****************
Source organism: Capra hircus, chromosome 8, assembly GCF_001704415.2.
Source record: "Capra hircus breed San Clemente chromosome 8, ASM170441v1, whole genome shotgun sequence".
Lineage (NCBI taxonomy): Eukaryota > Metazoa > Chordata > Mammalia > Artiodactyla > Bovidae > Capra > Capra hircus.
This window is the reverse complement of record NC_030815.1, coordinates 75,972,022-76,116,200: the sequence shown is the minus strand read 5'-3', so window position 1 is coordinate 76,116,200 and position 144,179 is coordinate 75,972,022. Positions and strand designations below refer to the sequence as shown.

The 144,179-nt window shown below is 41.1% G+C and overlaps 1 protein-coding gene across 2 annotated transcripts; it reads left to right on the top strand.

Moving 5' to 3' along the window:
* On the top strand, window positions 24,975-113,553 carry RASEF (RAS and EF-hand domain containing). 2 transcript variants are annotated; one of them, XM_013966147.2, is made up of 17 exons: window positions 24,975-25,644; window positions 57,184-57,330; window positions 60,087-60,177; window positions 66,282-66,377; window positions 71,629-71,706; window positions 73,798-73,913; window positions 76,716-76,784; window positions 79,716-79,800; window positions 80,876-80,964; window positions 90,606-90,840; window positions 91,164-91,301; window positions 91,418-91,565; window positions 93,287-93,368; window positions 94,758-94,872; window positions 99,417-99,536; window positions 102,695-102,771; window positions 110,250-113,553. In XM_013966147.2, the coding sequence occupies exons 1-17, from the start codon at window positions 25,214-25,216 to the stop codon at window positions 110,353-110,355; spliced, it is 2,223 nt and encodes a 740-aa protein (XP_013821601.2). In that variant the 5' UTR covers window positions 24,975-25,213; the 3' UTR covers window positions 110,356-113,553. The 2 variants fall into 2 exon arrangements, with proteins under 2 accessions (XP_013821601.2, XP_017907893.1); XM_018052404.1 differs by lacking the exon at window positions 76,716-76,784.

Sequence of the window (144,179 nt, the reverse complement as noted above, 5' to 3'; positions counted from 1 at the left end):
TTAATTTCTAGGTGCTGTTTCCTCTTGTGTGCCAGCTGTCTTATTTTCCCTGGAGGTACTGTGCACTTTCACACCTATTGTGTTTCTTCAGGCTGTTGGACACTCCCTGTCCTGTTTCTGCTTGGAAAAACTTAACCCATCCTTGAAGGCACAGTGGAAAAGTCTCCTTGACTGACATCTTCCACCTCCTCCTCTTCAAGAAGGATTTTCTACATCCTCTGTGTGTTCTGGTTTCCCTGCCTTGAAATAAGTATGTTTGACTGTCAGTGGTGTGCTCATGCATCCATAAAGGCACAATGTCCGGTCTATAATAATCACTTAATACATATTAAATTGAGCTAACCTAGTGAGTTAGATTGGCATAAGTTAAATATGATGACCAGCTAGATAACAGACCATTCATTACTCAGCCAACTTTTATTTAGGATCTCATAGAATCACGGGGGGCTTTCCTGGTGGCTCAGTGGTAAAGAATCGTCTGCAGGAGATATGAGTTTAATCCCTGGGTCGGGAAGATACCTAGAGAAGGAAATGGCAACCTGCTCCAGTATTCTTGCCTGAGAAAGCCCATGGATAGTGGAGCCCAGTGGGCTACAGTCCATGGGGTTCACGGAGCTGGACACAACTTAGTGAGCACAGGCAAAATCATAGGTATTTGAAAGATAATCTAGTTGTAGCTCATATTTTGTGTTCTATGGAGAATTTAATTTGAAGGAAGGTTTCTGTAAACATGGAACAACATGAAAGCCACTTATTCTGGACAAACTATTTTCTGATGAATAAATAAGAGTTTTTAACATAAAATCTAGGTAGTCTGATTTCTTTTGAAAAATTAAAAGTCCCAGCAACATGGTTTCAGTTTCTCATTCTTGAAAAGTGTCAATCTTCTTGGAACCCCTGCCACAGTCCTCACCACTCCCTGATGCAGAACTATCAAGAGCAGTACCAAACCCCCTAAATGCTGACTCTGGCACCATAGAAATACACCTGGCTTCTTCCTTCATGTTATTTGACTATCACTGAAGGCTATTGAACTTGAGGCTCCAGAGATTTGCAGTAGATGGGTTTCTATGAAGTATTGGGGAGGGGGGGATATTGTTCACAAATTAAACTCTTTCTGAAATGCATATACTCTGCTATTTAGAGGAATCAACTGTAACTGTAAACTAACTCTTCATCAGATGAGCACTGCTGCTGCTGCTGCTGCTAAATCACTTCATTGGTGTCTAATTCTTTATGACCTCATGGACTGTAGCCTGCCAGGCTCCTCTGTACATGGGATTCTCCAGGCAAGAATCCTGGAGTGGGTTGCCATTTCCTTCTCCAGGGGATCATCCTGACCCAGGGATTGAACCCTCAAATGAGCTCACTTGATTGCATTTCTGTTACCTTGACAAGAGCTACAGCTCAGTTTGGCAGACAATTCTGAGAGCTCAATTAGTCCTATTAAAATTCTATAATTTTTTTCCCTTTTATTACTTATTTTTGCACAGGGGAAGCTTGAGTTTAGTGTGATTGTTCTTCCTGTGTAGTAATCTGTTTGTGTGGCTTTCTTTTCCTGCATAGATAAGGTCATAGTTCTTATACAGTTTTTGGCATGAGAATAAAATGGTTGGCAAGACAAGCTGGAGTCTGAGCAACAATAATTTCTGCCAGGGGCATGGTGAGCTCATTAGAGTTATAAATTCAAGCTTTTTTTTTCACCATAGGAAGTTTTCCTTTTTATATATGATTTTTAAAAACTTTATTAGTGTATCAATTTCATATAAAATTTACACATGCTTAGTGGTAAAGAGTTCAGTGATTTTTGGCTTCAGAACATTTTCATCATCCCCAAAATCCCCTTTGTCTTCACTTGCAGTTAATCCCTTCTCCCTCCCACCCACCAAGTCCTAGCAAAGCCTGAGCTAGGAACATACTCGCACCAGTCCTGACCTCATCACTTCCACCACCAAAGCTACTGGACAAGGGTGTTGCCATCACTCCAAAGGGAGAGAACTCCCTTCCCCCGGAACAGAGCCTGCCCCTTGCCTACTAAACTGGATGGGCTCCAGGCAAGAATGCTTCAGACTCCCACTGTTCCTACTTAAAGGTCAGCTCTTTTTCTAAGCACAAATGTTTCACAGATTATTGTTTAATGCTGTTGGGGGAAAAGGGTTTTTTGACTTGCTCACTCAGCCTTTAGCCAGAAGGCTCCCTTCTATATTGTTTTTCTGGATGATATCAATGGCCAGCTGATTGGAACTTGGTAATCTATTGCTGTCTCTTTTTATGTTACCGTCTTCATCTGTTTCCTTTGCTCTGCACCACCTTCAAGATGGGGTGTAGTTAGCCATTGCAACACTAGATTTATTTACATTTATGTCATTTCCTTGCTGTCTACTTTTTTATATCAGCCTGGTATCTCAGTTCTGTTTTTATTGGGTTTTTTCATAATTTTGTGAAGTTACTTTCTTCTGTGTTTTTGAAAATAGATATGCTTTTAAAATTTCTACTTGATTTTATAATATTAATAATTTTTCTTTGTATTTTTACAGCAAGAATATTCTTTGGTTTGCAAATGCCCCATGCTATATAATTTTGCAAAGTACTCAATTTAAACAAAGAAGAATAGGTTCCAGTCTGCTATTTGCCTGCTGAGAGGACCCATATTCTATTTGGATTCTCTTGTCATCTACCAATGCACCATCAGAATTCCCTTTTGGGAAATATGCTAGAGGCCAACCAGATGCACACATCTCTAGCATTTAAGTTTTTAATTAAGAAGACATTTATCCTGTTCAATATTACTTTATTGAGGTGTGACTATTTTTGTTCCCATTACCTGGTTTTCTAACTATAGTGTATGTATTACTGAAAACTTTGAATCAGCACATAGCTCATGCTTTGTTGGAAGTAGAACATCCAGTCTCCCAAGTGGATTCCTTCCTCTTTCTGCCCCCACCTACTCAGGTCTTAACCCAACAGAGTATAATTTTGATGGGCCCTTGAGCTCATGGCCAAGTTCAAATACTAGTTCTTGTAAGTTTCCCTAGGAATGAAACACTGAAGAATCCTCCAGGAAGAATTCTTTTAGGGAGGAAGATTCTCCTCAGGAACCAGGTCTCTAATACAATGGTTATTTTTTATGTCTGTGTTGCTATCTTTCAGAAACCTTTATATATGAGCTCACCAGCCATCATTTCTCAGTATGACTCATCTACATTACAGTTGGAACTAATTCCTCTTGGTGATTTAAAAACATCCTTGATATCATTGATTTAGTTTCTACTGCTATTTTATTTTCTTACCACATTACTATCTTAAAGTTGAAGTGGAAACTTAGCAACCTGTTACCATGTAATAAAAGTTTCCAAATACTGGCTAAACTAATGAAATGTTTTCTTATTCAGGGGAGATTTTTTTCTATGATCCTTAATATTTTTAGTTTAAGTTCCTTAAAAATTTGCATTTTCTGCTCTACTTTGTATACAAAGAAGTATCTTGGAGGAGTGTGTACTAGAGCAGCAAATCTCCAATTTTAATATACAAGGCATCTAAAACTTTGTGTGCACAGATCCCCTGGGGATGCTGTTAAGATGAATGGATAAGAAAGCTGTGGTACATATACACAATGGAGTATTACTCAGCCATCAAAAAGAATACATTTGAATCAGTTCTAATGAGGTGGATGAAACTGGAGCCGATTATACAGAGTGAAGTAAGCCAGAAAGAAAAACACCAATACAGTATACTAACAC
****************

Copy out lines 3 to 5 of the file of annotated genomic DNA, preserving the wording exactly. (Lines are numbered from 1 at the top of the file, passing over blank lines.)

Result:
Lineage (NCBI taxonomy): Eukaryota > Metazoa > Chordata > Mammalia > Artiodactyla > Bovidae > Capra > Capra hircus.
This window is the reverse complement of record NC_030815.1, coordinates 75,972,022-76,116,200: the sequence shown is the minus strand read 5'-3', so window position 1 is coordinate 76,116,200 and position 144,179 is coordinate 75,972,022. Positions and strand designations below refer to the sequence as shown.

The 144,179-nt window shown below is 41.1% G+C and overlaps 1 protein-coding gene across 2 annotated transcripts; it reads left to right on the top strand.